pep8lint? Still easy to find in search, isn't confused with PEP8 the document, says what it does and most people know that a lint tool is limited in scope whereas PEP8 may have higher aspirations.

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scherrey Jan 9, 2016

Of course that name is already taken. Sorry.

scherrey commented Jan 9, 2016

Of course that name is already taken. Sorry.

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zoidbergwill Jan 9, 2016

@gvanrossum mentioned in the discussion for pep257's rename, he'd rather not have PEP or the number of the PEP in the tool's name.

zoidbergwill commented Jan 9, 2016

@gvanrossum mentioned in the discussion for pep257's rename, he'd rather not have PEP or the number of the PEP in the tool's name.

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pep257 is going to be renamed. If pep8 will be renamed as well, it might be a good idea to choose similiarly styled names. Like pycodestyle and pydocstyle, or pycodelint and pydoclint.

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Nurdok commented Jan 11, 2016

pep257 is going to be renamed. If pep8 will be renamed as well, it might be a good idea to choose similiarly styled names. Like pycodestyle and pydocstyle, or pycodelint and pydoclint.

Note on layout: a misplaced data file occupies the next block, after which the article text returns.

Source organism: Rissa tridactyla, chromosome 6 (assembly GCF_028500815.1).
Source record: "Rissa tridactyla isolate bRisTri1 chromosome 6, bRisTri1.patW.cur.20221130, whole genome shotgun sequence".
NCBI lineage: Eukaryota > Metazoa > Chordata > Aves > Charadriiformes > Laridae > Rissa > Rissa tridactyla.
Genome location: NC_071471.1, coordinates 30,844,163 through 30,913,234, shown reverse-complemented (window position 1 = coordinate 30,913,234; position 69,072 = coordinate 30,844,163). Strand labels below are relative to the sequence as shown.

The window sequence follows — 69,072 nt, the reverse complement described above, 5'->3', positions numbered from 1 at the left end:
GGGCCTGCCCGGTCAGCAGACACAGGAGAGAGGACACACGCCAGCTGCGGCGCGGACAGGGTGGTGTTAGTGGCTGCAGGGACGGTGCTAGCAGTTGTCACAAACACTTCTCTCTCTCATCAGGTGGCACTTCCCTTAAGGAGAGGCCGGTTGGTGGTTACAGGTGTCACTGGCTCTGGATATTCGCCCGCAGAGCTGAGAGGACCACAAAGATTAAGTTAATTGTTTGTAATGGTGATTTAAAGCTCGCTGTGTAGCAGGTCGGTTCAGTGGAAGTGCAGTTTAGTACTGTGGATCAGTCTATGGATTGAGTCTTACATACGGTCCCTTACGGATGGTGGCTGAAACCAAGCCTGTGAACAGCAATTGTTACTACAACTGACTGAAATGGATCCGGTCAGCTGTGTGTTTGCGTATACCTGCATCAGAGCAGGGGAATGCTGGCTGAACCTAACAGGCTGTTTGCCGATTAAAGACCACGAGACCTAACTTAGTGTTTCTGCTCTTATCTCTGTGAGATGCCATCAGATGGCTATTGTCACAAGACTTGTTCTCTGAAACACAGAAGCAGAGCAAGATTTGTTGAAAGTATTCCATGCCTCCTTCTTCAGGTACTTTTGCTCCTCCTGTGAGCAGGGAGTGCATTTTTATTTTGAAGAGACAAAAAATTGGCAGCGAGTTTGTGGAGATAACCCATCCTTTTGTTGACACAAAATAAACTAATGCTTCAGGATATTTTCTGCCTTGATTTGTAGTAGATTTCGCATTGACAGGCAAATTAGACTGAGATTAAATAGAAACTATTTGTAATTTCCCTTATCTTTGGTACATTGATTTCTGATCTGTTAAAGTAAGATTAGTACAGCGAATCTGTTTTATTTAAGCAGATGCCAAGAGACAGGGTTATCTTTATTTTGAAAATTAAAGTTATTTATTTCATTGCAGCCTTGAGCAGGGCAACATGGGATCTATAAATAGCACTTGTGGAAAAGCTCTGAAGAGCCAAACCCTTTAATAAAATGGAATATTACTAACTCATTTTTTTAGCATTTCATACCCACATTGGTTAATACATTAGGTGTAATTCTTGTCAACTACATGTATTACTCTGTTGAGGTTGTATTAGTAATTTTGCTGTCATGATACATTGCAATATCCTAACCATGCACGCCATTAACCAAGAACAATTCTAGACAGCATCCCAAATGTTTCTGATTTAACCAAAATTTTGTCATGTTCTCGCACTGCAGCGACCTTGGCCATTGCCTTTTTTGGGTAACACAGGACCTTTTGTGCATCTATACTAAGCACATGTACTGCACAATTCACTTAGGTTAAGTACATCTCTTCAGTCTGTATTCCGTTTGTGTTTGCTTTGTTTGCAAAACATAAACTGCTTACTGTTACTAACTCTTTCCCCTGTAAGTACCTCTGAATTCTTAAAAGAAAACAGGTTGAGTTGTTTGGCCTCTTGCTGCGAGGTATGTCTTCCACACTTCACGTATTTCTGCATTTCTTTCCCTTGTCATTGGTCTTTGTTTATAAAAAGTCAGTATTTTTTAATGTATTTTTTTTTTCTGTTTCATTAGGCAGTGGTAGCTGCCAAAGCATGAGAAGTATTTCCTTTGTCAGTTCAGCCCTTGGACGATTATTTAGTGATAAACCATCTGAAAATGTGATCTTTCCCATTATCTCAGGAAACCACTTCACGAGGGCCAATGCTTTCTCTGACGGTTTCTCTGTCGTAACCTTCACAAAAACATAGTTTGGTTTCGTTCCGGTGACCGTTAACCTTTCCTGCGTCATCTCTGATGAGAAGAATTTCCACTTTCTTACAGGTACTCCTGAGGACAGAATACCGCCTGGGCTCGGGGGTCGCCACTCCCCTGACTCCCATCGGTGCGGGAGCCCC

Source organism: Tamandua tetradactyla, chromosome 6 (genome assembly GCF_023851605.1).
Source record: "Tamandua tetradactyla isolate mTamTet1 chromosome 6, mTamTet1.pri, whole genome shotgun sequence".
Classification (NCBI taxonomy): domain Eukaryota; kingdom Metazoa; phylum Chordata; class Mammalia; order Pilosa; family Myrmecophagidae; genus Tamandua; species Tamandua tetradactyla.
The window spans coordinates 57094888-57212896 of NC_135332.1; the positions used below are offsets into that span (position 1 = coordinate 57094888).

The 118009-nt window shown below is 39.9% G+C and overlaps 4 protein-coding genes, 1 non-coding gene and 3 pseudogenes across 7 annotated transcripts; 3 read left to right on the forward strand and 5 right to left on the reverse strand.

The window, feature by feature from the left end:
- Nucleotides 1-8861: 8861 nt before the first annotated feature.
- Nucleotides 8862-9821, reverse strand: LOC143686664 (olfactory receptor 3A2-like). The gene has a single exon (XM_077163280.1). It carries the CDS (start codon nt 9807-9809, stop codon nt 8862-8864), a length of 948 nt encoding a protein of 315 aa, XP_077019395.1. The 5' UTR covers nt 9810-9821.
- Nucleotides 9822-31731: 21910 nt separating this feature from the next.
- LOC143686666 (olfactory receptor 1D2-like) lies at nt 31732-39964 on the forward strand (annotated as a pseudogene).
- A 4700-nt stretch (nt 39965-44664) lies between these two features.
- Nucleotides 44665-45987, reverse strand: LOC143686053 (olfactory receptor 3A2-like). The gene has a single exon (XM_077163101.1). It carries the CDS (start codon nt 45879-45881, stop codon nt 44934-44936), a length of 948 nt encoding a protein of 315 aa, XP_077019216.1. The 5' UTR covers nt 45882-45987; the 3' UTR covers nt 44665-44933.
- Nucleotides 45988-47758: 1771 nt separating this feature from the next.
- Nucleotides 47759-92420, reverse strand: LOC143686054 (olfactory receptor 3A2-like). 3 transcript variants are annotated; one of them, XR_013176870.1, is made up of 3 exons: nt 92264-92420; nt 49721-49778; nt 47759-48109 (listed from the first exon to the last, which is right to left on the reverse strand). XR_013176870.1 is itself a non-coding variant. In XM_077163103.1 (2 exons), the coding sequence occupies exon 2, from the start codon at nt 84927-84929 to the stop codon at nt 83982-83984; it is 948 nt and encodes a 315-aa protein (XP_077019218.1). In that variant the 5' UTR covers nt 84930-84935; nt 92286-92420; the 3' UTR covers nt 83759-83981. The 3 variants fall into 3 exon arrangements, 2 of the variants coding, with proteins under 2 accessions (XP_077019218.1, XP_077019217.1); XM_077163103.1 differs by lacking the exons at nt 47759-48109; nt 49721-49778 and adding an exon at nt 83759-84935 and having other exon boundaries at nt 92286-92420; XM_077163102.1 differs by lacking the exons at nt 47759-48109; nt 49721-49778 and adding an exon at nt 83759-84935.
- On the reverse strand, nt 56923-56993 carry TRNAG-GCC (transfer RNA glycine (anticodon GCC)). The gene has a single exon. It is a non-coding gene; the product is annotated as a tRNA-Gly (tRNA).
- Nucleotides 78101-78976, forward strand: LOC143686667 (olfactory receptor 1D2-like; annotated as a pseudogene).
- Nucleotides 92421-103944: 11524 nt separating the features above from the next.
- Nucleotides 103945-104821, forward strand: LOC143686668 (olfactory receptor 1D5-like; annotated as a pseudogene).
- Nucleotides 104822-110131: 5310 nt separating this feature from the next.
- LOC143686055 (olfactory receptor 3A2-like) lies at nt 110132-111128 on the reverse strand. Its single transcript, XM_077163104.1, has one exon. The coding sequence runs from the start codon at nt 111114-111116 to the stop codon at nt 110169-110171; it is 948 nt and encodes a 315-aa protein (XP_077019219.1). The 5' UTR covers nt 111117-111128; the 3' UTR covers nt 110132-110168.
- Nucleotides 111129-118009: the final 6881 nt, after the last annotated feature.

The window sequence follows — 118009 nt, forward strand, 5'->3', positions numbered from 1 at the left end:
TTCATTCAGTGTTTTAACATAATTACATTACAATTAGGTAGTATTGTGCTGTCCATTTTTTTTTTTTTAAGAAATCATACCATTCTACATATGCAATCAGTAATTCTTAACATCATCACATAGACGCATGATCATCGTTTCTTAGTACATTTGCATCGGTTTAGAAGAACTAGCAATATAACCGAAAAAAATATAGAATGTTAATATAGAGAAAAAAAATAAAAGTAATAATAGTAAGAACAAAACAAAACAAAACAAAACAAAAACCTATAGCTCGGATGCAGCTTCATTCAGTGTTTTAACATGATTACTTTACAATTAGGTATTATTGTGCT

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@Nurdok, I think this is reasonable. Did you decide if you're leaning more towards *style or *lint ?

Also, is the py prefix redundant? Would not just codelint / doclint work, are is there a concern with those being to general?

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IanLee1521 commented Jan 11, 2016

@Nurdok, I think this is reasonable. Did you decide if you're leaning more towards *style or *lint ?

Also, is the py prefix redundant? Would not just codelint / doclint work, are is there a concern with those being to general?

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I was leaning towards *lint, but pycodelint is definitly the worst name in that group, since it will be hard to distinguish from pylint by just the name. I don't mind going with *style, and taking on the name change together will be worth it.